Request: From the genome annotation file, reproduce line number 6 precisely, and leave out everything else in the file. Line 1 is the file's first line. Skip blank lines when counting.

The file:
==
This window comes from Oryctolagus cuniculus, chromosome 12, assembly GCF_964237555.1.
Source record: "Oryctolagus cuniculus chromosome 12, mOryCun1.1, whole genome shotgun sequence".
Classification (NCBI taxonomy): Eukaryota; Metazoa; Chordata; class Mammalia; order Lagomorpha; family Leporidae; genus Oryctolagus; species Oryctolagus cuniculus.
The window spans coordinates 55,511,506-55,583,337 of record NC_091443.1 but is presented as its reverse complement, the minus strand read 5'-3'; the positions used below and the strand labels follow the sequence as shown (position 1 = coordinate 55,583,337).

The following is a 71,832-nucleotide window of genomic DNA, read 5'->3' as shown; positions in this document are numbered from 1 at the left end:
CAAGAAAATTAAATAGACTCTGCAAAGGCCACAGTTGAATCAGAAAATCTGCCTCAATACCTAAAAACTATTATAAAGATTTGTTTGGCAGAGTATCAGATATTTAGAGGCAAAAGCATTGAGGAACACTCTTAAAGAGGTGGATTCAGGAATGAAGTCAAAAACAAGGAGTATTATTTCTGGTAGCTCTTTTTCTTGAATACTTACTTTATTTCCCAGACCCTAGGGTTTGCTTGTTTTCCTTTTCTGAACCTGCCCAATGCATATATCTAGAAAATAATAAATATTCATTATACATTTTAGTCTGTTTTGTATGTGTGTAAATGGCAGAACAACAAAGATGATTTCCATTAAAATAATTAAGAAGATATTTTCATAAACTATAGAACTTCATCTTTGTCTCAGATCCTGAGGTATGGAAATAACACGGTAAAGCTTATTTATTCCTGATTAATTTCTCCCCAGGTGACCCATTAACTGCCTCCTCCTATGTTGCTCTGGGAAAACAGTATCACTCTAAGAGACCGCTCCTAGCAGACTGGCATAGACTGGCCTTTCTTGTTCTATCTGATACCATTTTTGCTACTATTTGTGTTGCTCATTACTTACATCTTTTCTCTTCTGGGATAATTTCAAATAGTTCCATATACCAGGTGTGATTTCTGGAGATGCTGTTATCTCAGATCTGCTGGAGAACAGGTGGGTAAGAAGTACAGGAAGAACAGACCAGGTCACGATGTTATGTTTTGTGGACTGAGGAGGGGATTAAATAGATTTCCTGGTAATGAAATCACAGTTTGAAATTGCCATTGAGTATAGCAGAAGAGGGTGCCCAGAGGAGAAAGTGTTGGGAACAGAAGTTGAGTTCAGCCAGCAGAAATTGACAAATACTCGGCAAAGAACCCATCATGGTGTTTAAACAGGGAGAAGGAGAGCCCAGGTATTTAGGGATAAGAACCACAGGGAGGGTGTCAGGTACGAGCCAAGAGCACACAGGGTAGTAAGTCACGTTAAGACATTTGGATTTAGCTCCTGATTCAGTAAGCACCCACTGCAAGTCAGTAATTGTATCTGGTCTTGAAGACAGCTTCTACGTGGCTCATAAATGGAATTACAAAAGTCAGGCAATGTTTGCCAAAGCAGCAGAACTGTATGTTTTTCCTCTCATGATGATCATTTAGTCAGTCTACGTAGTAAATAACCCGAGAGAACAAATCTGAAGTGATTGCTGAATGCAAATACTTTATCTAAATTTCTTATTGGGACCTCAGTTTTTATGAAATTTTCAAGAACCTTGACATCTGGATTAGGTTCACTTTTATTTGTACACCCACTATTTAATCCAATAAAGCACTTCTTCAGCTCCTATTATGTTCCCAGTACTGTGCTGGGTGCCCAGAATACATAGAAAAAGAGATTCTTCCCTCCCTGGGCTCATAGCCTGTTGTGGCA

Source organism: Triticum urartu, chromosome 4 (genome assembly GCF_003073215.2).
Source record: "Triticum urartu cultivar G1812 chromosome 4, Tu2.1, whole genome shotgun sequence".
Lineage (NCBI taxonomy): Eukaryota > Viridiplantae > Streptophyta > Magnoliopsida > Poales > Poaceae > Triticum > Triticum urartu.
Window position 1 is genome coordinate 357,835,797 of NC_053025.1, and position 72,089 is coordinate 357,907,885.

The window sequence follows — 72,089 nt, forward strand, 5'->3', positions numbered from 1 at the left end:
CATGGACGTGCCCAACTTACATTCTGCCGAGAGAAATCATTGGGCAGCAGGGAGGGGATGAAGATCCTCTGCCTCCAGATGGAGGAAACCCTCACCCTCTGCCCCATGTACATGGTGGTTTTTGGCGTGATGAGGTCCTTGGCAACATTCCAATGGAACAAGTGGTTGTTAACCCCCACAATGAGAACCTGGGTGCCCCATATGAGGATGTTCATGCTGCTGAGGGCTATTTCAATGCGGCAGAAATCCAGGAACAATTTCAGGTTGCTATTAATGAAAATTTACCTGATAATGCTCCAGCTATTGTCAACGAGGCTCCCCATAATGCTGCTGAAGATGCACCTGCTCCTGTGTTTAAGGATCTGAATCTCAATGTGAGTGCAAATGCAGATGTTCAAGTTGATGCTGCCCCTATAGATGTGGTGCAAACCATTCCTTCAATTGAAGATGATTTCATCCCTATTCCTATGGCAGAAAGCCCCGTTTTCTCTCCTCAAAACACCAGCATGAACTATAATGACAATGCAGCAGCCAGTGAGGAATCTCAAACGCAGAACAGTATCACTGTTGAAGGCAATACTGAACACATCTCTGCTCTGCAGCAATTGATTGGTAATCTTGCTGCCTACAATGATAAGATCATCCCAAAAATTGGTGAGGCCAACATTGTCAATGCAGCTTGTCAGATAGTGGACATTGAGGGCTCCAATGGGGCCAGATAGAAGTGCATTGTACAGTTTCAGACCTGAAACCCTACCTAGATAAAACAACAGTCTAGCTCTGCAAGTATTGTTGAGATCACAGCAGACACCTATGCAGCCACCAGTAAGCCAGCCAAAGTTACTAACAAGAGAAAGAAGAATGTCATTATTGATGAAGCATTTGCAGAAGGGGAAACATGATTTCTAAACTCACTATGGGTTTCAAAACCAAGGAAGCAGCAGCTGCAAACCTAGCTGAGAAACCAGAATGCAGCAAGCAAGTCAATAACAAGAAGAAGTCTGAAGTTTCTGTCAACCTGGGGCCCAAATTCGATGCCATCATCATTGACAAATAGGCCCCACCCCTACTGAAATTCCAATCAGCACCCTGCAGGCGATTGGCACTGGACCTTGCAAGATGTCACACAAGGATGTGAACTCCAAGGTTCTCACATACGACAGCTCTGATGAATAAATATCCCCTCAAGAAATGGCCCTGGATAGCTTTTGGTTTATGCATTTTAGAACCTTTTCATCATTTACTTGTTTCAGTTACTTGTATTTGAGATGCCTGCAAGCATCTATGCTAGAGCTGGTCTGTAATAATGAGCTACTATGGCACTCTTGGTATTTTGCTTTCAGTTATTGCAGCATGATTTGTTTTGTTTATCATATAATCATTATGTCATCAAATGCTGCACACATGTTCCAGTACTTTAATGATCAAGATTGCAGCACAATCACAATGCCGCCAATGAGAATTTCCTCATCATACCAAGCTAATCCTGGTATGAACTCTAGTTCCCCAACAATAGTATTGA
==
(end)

CAAGAAAATTAAATAGACTCTGCAAAGGCCACAGTTGAATCAGAAAATCTGCCTCAATACCTAAAAACTATTATAAAGATTTGTTTGGCAGAGTATCAGATATTTAGAGGCAAAAGCATTGAGGAACACTCTTAAAGAGGTGGATTCAGGAATGAAGTCAAAAACAAGGAGTATTATTTCTGGTAGCTCTTTTTCTTGAATACTTACTTTATTTCCCAGACCCTAGGGTTTGCTTGTTTTCCTTTTCTGAACCTGCCCAATGCATATATCTAGAAAATAATAAATATTCATTATACATTTTAGTCTGTTTTGTATGTGTGTAAATGGCAGAACAACAAAGATGATTTCCATTAAAATAATTAAGAAGATATTTTCATAAACTATAGAACTTCATCTTTGTCTCAGATCCTGAGGTATGGAAATAACACGGTAAAGCTTATTTATTCCTGATTAATTTCTCCCCAGGTGACCCATTAACTGCCTCCTCCTATGTTGCTCTGGGAAAACAGTATCACTCTAAGAGACCGCTCCTAGCAGACTGGCATAGACTGGCCTTTCTTGTTCTATCTGATACCATTTTTGCTACTATTTGTGTTGCTCATTACTTACATCTTTTCTCTTCTGGGATAATTTCAAATAGTTCCATATACCAGGTGTGATTTCTGGAGATGCTGTTATCTCAGATCTGCTGGAGAACAGGTGGGTAAGAAGTACAGGAAGAACAGACCAGGTCACGATGTTATGTTTTGTGGACTGAGGAGGGGATTAAATAGATTTCCTGGTAATGAAATCACAGTTTGAAATTGCCATTGAGTATAGCAGAAGAGGGTGCCCAGAGGAGAAAGTGTTGGGAACAGAAGTTGAGTTCAGCCAGCAGAAATTGACAAATACTCGGCAAAGAACCCATCATGGTGTTTAAACAGGGAGAAGGAGAGCCCAGGTATTTAGGGATAAGAACCACAGGGAGGGTGTCAGGTACGAGCCAAGAGCACACAGGGTAGTAAGTCACGTTAAGACATTTGGATTTAGCTCCTGATTCAGTAAGCACCCACTGCAAGTCAGTAATTGTATCTGGTCTTGAAGACAGCTTCTACGTGGCTCATAAATGGAATTACAAAAGTCAGGCAATGTTTGCCAAAGCAGCAGAACTGTATGTTTTTCCTCTCATGATGATCATTTAGTCAGTCTACGTAGTAAATAACCCGAGAGAACAAATCTGAAGTGATTGCTGAATGCAAATACTTTATCTAAATTTCTTATTGGGACCTCAGTTTTTATGAAATTTTCAAGAACCTTGACATCTGGATTAGGTTCACTTTTATTTGTACACCCACTATTTAATCCAATAAAGCACTTCTTCAGCTCCTATTATGTTCCCAGTACTGTGCTGGGTGCCCAGAATACATAGAAAAAGAGATTCTTCCCTCCCTGGGCTCATAGCCTGTTGTGGCA